- The Washington Times - Wednesday, December 21, 2005

Tied up in questions about the future of a proposed baseball stadium in Southeast are several multimillion-dollar initiatives in line to receive funding from the project, including school construction, public library upgrades and recreation programs.

A community benefit fund created under the stadium legislation directs up to $125 million for school construction and modernization, $45 million for improving public libraries, $10 million for plans to build a new hospital and $2 million for supplies at McKinley Technology High School in Northeast.

D.C. officials say those projects would be in doubt if the $667 million stadium project on South Capitol Street doesn’t move ahead as planned.

“They’d all be in jeopardy,” said Vincent Morris, spokesman for Mayor Anthony A. Williams. “We can only do this community benefit fund if we’re collecting revenue on the new stadium.”

The community benefit fund was created last year as critics of the stadium project were raising concerns that the District was spending too much money for baseball and not enough on basic services. D.C. officials have capped the District’s contribution for the stadium at $535 million, which the city will borrow.

City leaders have insisted that no money from the general fund will be used for the baseball stadium. The city plans to collect $37 million in baseball-related revenue from 2005, $9 million in premium from a bond issue and $20 million from Major League Baseball to fund the stadium’s construction.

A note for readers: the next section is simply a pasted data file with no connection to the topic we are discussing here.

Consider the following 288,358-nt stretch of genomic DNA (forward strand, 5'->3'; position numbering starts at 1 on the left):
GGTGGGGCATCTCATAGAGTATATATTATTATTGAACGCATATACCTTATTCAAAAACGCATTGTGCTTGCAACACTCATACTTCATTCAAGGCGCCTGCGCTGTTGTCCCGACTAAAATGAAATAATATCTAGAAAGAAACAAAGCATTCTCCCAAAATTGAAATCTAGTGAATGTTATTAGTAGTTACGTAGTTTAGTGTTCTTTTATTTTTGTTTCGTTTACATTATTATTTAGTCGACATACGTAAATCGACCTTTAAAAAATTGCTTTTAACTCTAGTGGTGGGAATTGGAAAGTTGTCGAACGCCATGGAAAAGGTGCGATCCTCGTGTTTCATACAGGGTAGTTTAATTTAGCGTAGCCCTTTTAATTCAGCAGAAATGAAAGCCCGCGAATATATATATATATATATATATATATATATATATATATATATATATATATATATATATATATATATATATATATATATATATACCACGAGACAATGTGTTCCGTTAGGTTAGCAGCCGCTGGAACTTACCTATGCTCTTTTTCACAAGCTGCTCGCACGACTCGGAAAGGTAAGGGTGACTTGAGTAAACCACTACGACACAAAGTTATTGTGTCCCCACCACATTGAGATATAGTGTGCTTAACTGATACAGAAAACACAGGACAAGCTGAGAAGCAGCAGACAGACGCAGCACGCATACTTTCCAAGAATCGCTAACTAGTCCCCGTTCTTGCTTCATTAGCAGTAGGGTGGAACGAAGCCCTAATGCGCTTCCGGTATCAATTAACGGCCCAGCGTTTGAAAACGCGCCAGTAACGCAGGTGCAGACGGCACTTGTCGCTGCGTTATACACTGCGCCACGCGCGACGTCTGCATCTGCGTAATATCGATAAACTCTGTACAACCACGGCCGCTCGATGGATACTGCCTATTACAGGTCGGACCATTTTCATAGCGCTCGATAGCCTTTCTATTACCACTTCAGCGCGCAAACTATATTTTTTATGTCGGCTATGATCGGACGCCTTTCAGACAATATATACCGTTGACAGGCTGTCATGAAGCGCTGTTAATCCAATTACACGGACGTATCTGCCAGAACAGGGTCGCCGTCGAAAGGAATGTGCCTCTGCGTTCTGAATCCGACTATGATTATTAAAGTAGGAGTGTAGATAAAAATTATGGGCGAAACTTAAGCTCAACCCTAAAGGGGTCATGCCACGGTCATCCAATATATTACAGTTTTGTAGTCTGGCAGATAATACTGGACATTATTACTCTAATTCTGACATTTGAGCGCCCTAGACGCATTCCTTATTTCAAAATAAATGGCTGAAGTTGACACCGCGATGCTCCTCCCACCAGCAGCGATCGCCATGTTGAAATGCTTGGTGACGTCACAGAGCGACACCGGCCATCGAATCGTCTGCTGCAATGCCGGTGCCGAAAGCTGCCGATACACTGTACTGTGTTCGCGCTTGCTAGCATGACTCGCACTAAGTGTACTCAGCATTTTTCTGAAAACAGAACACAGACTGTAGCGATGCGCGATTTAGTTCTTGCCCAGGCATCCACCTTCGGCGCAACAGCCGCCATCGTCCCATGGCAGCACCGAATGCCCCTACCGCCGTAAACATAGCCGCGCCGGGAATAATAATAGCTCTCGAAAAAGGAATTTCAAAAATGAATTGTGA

The District also will earn $30 million in interest, $10 million of which stems from $125 million borrowed from a “rainy day” contingency fund.

The community benefit fund’s $125 million for school construction is separate from a pending proposal to raise $1 billion to renovate public schools.

The fund, which authorizes up to $450 million, also would provide money for new school-based athletic fields throughout the city and commercial development along several streets, including Good Hope Road and Martin Luther King Jr. Avenue in Southeast.

However, the fund’s fate is tied to the stadium lease deal, which remains in limbo. The D.C. Council has postponed until early next year a vote on the lease with Major League Baseball.

“There is more to this than just baseball,” Mr. Morris said. “We could lose this team to Northern Virginia or some other area.”

Some D.C. Council members have criticized the stadium deal as too generous and want the future owners to pay for some of the costs.

Mr. Williams has pressed for the stadium to be built along South Capitol Street, saying the project will spark economic redevelopment along the Anacostia Waterfront.

Sports-construction experts, however, say stadium projects in other cities show that doesn’t always happen.

“Revitalization can work when you have real public-private partnerships, a development plan in place and firm commitments,” said Mark Rosentraub, dean of the College of Urban Affairs at Cleveland State University.

“Things are a little more disappointing when you build a stadium and just hope things fall into place.”

Despite questions about the lease deal, Mr. Rosentraub said Major League Baseball would be hard-pressed to relocate the Washington Nationals outside of the metropolitan area.

“There are other markets available, but it would be hard to see where a team could be more financially successful than in the Washington D.C.-Northern Virginia market,” he said.

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